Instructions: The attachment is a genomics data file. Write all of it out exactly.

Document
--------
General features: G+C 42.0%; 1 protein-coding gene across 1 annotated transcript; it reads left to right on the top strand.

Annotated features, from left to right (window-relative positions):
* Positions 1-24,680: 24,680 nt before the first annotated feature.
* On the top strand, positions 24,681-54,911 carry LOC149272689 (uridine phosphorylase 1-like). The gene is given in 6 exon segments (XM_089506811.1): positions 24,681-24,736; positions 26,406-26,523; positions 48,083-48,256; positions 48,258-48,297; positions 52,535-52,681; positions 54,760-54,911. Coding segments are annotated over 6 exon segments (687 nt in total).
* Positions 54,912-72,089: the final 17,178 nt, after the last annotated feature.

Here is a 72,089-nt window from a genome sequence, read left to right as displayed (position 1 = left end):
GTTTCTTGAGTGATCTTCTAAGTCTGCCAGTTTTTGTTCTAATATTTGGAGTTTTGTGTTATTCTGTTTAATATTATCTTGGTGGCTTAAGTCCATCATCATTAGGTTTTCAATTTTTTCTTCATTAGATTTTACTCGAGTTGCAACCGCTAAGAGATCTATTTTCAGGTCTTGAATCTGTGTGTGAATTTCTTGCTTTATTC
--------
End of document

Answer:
General features: G+C 42.0%; 1 protein-coding gene across 1 annotated transcript; it reads left to right on the top strand.

Annotated features, from left to right (window-relative positions):
* Positions 1-24,680: 24,680 nt before the first annotated feature.
* On the top strand, positions 24,681-54,911 carry LOC149272689 (uridine phosphorylase 1-like). The gene is given in 6 exon segments (XM_089506811.1): positions 24,681-24,736; positions 26,406-26,523; positions 48,083-48,256; positions 48,258-48,297; positions 52,535-52,681; positions 54,760-54,911. Coding segments are annotated over 6 exon segments (687 nt in total).
* Positions 54,912-72,089: the final 17,178 nt, after the last annotated feature.

Here is a 72,089-nt window from a genome sequence, read left to right as displayed (position 1 = left end):
GTTTCTTGAGTGATCTTCTAAGTCTGCCAGTTTTTGTTCTAATATTTGGAGTTTTGTGTTATTCTGTTTAATATTATCTTGGTGGCTTAAGTCCATCATCATTAGGTTTTCAATTTTTTCTTCATTAGATTTTACTCGAGTTGCAACCGCTAAGAGATCTATTTTCAGGTCTTGAATCTGTGTGTGAATTTCTTGCTTTATTC